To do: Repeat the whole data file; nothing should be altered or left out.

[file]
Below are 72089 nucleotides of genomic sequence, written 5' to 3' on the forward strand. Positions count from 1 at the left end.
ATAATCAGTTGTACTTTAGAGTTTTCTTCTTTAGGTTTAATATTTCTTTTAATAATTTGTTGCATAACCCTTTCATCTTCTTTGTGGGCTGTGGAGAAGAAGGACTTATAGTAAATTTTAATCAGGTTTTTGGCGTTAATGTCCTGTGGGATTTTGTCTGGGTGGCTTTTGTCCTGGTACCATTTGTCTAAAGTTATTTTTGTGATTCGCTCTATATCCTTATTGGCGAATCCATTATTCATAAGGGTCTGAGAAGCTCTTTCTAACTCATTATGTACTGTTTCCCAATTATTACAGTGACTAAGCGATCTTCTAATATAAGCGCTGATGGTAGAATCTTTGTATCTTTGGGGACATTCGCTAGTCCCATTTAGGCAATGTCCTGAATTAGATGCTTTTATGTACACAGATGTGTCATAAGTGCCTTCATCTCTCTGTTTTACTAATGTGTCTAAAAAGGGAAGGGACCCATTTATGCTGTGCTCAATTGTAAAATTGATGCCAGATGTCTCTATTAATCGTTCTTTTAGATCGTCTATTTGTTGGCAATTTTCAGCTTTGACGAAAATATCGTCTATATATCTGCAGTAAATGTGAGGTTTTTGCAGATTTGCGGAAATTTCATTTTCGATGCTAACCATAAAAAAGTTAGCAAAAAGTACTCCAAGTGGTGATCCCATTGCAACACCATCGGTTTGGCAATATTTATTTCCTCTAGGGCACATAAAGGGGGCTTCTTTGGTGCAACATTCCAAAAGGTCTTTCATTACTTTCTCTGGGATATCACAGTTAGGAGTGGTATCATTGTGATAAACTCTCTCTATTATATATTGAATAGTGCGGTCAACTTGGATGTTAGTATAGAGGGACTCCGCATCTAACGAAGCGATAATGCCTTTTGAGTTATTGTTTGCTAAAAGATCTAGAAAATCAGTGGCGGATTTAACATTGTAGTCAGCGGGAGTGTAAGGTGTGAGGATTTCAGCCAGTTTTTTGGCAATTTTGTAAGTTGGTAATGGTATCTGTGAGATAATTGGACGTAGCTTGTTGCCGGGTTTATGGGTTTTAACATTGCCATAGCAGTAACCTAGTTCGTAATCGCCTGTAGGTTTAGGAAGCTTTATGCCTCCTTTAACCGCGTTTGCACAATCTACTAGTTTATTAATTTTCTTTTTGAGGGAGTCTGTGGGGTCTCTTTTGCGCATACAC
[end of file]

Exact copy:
Below are 72089 nucleotides of genomic sequence, written 5' to 3' on the forward strand. Positions count from 1 at the left end.
ATAATCAGTTGTACTTTAGAGTTTTCTTCTTTAGGTTTAATATTTCTTTTAATAATTTGTTGCATAACCCTTTCATCTTCTTTGTGGGCTGTGGAGAAGAAGGACTTATAGTAAATTTTAATCAGGTTTTTGGCGTTAATGTCCTGTGGGATTTTGTCTGGGTGGCTTTTGTCCTGGTACCATTTGTCTAAAGTTATTTTTGTGATTCGCTCTATATCCTTATTGGCGAATCCATTATTCATAAGGGTCTGAGAAGCTCTTTCTAACTCATTATGTACTGTTTCCCAATTATTACAGTGACTAAGCGATCTTCTAATATAAGCGCTGATGGTAGAATCTTTGTATCTTTGGGGACATTCGCTAGTCCCATTTAGGCAATGTCCTGAATTAGATGCTTTTATGTACACAGATGTGTCATAAGTGCCTTCATCTCTCTGTTTTACTAATGTGTCTAAAAAGGGAAGGGACCCATTTATGCTGTGCTCAATTGTAAAATTGATGCCAGATGTCTCTATTAATCGTTCTTTTAGATCGTCTATTTGTTGGCAATTTTCAGCTTTGACGAAAATATCGTCTATATATCTGCAGTAAATGTGAGGTTTTTGCAGATTTGCGGAAATTTCATTTTCGATGCTAACCATAAAAAAGTTAGCAAAAAGTACTCCAAGTGGTGATCCCATTGCAACACCATCGGTTTGGCAATATTTATTTCCTCTAGGGCACATAAAGGGGGCTTCTTTGGTGCAACATTCCAAAAGGTCTTTCATTACTTTCTCTGGGATATCACAGTTAGGAGTGGTATCATTGTGATAAACTCTCTCTATTATATATTGAATAGTGCGGTCAACTTGGATGTTAGTATAGAGGGACTCCGCATCTAACGAAGCGATAATGCCTTTTGAGTTATTGTTTGCTAAAAGATCTAGAAAATCAGTGGCGGATTTAACATTGTAGTCAGCGGGAGTGTAAGGTGTGAGGATTTCAGCCAGTTTTTTGGCAATTTTGTAAGTTGGTAATGGTATCTGTGAGATAATTGGACGTAGCTTGTTGCCGGGTTTATGGGTTTTAACATTGCCATAGCAGTAACCTAGTTCGTAATCGCCTGTAGGTTTAGGAAGCTTTATGCCTCCTTTAACCGCGTTTGCACAATCTACTAGTTTATTAATTTTCTTTTTGAGGGAGTCTGTGGGGTCTCTTTTGCGCATACAC